Sabbah Haji was working as a writer and editor in Bengaluru and looked forward to a career full of possibilities. But the Amarnath land transfer controversy and the resultant unrest in 2008 made her suddenly conscious of Breswana, her ancestral village in the Kashmir Valley. She rethought her priorities in life and soon packed her bags and moved back to the state.
Once back at her grandfather’s house in Breswana, located 139 km from Srinagar, she jumped at her uncle Nisar’s idea of setting up a primary school there.
The Haji Public School, which started in 2009 from the two-room Haji Cottage with two teachers and 29 students, has now developed into an institution with 15 teachers and 200 students. The school has computer labs, libraries and much more planned for the future. The USP of the school is a volunteer programme with young men and women from across India and the world coming in to teach there for a few months and live in the village.
“My family was running a trust in Doda city, providing charity on a small scale to whoever needed it — widows, orphans and poor people who were looking for financial help for educational or medical needs,” says Sabbah, 30, who was born and brought up in Dubai. “But we realised that to bring about any real change, this sort of charity work wasn’t enough. What was needed was a push from the ground level up and nothing better than education to bring about a lasting change.”
Therefore, Haji Public School was an attempt to give the village children access to good education.
“When we used to spend summer holidays in the village, my sister and I would notice a marked difference in our village cousins and friends of the same age,” recalls Sabbah. “We knew they were superior in every other way — physically, mentally, personality-wise — but because they were, for all practical purposes, uneducated, they had that diffidence; something holding them back and not being able to do anything with all that potential.”
But realising the dream of starting a school wasn’t easy. Sabbah and her mother had to plan a syllabus, procure furniture, materials, toys, uniforms, teachers and work on the thousands of details that go into running a school. “We handpicked two local boys, trained them intensively over the winter so that they would be ready to teach kindergarten classes,” says Sabbah. “Under my father’s and the trust’s guidance, the school building came up.”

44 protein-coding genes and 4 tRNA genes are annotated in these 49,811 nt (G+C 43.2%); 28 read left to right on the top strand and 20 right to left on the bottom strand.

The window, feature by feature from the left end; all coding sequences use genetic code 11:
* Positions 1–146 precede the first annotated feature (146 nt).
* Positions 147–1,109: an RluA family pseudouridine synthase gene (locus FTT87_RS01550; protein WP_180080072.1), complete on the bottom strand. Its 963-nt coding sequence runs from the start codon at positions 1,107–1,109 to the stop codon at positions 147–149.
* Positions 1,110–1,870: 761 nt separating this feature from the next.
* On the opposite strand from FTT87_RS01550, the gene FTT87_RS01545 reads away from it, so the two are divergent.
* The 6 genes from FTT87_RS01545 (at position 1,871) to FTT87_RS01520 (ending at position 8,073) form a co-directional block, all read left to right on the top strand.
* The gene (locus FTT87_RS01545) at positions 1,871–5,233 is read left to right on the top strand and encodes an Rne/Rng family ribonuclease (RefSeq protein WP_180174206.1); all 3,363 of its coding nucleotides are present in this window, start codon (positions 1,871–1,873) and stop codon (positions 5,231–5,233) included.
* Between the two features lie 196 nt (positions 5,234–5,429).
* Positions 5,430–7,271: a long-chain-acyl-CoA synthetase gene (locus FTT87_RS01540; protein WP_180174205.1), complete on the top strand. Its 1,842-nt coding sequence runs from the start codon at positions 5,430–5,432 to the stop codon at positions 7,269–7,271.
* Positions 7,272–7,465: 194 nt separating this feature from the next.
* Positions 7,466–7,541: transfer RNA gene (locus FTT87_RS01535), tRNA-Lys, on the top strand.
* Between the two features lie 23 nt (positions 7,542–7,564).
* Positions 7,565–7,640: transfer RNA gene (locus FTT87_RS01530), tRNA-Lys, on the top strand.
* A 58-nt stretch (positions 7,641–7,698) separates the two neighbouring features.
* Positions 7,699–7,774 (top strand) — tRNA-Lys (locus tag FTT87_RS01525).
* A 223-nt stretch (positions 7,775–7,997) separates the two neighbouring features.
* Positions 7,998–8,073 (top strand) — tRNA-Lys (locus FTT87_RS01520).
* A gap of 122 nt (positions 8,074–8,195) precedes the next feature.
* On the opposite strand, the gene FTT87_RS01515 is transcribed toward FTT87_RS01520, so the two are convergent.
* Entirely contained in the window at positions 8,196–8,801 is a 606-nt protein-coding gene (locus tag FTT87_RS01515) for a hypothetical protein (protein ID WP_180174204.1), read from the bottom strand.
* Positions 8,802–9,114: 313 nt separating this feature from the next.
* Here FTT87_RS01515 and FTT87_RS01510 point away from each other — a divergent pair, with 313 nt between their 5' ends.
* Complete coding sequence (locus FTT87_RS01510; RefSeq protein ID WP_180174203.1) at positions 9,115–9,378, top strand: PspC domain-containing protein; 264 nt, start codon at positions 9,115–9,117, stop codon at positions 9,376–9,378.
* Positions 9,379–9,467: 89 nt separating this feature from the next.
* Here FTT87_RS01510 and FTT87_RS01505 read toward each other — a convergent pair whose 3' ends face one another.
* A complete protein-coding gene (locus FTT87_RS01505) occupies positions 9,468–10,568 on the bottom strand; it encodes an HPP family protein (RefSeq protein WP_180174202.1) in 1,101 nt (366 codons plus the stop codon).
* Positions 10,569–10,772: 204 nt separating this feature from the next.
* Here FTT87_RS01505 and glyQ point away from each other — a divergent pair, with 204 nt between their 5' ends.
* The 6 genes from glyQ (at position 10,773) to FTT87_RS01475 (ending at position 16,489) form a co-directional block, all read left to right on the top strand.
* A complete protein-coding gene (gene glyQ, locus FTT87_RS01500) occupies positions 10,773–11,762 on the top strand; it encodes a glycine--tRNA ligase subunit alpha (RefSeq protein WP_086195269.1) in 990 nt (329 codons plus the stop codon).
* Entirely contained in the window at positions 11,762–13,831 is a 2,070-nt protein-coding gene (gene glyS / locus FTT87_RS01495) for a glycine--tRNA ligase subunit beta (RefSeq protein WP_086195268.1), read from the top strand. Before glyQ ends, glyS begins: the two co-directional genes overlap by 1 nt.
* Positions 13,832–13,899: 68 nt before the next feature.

When the gong is sounded in the morning to call the kids to school, it echoes through the mountains. The students soon file into the white building surrounded by deodars and their chatter in the classes can be heard from afar.
With a population of 1,500-2,000, Breswana is spread out across the mountain slopes of Doda, with the nearest road link located 8 km away. It is a predominantly Muslim village, but Sabbah’s school boasts of a mix of all communities, and many of the teachers come from the neighbouring Hindu village.
“There has never been any communal disharmony in our mountains, in spite of all the history of the state and political machinations elsewhere,” says Sabbah. “We are a simple mountain people with a good sense of humour.”
The school is making some redeeming difference. “I know firsthand how much change the school has brought about in not just our kids, but the village as a whole,” says Sabbah. “There is a heightened sense of confidence, awareness and hope among everyone in the village.”
Four years ago, Amjad, 11, would hide his face and run away if a stranger spoke to him. Now, the Class V student is the Head Boy, who speaks fearlessly to visiting foreigners and television crews coming to film the school.
Amjad’s father, Abdul Latief Lohar, is the local moulvi. He is a highly respected elder of the village and runs a grocery store from his house. His two sons are among the brightest and most active children in the school. Lohar often assists the school management in communicating with the parents and in procuring supplies and materials.
Another example is Sardaru Gujjar, whose four children study at the school. Gujjar is illiterate and works as a labourer in Ladakh. “He made it a point to send all his children to school from day one. They are among our brightest and best,” says Sabbah.
“The kids trek through the mountains for almost an hour to get to school, with the youngest — Abdul Kareem — just three years old.”
Breswana was not always the idyllic retreat it has become now. The villagers had to endure a difficult period through the 1990s and early 2000s when militancy was at its peak. Every villager lived through the armed conflict contending with the demands from militants, and the beatings and interrogations by the security forces.
“That time is over,” says Sabbah. “This new generation has never seen that darkness. With the tools of technology to open the world to them, one hopes they never have to face anything like that again.”
Sabbah says money was never a motivating factor to start the school. “We don’t make profits, far from it,” says Sabbah. “We are not running a business. We have no vested interest — be it religious, economic or political. My dream and goal are to empower these backward hilly villages through education. And I’m doing it without any prejudice. That is the plan. And slowly, it is working.”